Managing Good Debt vs Bad Debt

We hear a lot about getting out of debt and how avoiding debt is a good financial move. MOs of the time this is true. The most frequent type of debt in the United States is credit card debt, and in most cases, this is a clear example of bad debt. There are, however, some times when debt is necessary and can even be a good thing.

The question becomes how to tell the difference and how to judge when debt is good or bad. What are times when it is okay to go into debt and even beneficial? The answers are easier and closer than you think. Here is a quick look at good debt, bad debt, debt reduction, and how all of it affects your credit score.

What is Good Debt?

Generally good debt is defined as debt that is secured by an asset, especially one that appreciates in value or debt that is utilized to help your financial position and carries an interest rate lower than the rate you would earn if you invested that same amount of money instead.

How does that break down? Think of some kinds of good debt you can carry:

  • Your Home Loan: Your home will go up in value over the long run, and as you continue to pay your loan, you will gain equity.
  • Your Car Loan: While not as good as your home loan, if your credit is good your car loan will carry a low interest rate, and while your car does not appreciate, it still has value, and you can potentially pay off the loan far before the useful life of your vehicle is over, saving you money long term.
  • Business Loans: Sometimes you need funding to start a business, and that type of loan will eventually pay off as your business turns profitable. Business loans can be anything from Small Business Administration long term loans to shorter term personal loans from a more traditional lender.

Good credit can also be money you have borrowed to make certain kinds of investments, but generally speaking borrowing to invest is like borrowing to gamble. It isn’t a good idea. There are exceptions, but not many.

What is Bad Debt?

To understand bad debt, you need to understand how investment and borrowing works. On average the stock market makes between 7-9% per year, at least it has historically over the last century, even including stock market crashes. (If you hung in for the long term even in the Great Depression you would have come out ahead.) This means in theory you should be able to make that percentage on your money with very little risk.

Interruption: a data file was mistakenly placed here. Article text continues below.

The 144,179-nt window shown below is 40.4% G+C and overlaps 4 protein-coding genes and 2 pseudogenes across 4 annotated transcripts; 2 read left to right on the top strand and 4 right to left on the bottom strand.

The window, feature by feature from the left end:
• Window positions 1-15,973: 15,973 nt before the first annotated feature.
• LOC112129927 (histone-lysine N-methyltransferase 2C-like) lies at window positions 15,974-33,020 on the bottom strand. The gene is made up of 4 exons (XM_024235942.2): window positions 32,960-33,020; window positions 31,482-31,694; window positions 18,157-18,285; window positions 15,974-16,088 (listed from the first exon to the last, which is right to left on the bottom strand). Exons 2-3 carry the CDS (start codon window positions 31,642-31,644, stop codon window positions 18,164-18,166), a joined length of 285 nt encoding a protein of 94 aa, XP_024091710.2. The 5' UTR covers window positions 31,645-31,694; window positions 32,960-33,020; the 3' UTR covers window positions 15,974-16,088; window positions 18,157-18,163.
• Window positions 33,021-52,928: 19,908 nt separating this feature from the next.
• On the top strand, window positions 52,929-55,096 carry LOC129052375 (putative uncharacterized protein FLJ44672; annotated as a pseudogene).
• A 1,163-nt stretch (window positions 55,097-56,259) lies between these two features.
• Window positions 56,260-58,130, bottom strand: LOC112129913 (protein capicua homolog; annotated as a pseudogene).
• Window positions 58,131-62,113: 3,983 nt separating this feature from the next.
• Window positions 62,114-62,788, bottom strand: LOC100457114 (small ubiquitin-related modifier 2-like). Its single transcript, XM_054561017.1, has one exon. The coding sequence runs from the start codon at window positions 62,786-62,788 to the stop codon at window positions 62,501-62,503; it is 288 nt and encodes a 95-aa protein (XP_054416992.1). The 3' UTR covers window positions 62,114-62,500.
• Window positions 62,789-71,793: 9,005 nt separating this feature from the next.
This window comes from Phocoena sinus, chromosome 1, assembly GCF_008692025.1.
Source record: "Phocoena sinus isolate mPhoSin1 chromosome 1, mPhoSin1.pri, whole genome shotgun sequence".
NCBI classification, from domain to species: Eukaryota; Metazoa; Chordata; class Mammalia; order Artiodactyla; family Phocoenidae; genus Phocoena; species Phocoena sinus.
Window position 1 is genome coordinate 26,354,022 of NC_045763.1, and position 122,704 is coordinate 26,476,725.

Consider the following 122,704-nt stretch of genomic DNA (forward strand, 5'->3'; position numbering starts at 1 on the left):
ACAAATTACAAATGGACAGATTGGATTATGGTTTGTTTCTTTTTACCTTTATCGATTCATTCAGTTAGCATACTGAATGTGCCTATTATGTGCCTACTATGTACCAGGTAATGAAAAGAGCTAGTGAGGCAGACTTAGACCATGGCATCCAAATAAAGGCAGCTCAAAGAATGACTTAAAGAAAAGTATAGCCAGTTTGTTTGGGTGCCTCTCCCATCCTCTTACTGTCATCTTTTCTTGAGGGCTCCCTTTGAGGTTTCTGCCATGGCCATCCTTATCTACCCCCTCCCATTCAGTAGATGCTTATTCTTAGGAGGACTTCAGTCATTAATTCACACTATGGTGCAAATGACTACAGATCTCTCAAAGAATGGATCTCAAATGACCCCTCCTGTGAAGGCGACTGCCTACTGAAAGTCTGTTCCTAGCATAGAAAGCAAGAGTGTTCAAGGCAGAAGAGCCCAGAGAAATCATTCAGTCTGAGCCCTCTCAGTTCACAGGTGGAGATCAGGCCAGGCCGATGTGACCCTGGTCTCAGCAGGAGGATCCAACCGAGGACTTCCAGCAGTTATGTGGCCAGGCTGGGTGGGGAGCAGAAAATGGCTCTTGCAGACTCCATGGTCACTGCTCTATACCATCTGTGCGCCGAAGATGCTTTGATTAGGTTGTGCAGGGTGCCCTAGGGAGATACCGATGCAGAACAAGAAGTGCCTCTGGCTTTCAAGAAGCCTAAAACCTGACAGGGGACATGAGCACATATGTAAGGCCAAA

Debt typically accrues interest, and that interest is compounded at least annually if not more often. This rate is typically the prime rate set by the Fed plus a point or two at least. If you have poor credit or are considered a lending risk, your interest rate will be higher.

Essentially if you are paying a higher interest rate than 7-9% on any debt, it is considered bad debt. This is why most credit cards, which carry an interest rate of 14-30% APR are considered bad debt. If you carry small balances and pay off cards regularly, this is not as much of an issue, but if you carry a balance long term, this type of debt is bad news.

This does not mean that every credit card is bad. Some carry short term offers of low or zero interest rates which almost allow you to use the lender’s money for free. Taking advantage of these can actually be good debt. So can paying off cards every month and not carrying a balance that will accrue interest. This can build your credit score with no negative effects.

How Do You Reduce Bad Debt?

The key of course is to reduce bad debt and avoid it whenever possible. What if you already have credit cards and bad debt? There are ways to reduce this type of debt and get yourself in better financial shape.

  • Reduce Spending: Even temporarily, reduce what you spend going out to eat and doing other activities until debts are paid down.
  • Make Double Payments: Even if you can’t pay double, pay extra every month to reduce interest you will owe and pay off debt faster.
  • Make More Money: Take on a side gig. Drive for Uber or Lyft. Get a part time job. Do whatever you can to increase your income and pay off your debt sooner.
  • Negotiate with Collectors: Sometimes collectors will settle your debt for less than what you owe if you pay it in full. Try this approach yourself or use a debt reduction service.

With a little creativity you can reduce your bad debt fairly quickly. Just be careful not to fall back into your old debt patterns once your cards are paid off.

What Does Credit Score Matter?

A lot of bad debt can hurt your credit score. Good debt can help. Even if you are not planning to buy a home or go into debt, a good credit score can help you in a number of ways. First, you can get a loan and lower interest rates in the case of an emergency This can be very helpful when you are facing a crisis.

Second, your credit score often helps with other things, even getting a job. Some employers do a consumer credit check as part of your background when you apply for a job. A low score can hurt your chances of getting hired especially where security is a concern.

Managing your good and bad debt is essential for not only a good credit score, but a healthy budget and good financial picture. Take these tips as a starting point, and evaluate where you are now and then set goals for what you would like your debt picture to look like.

 

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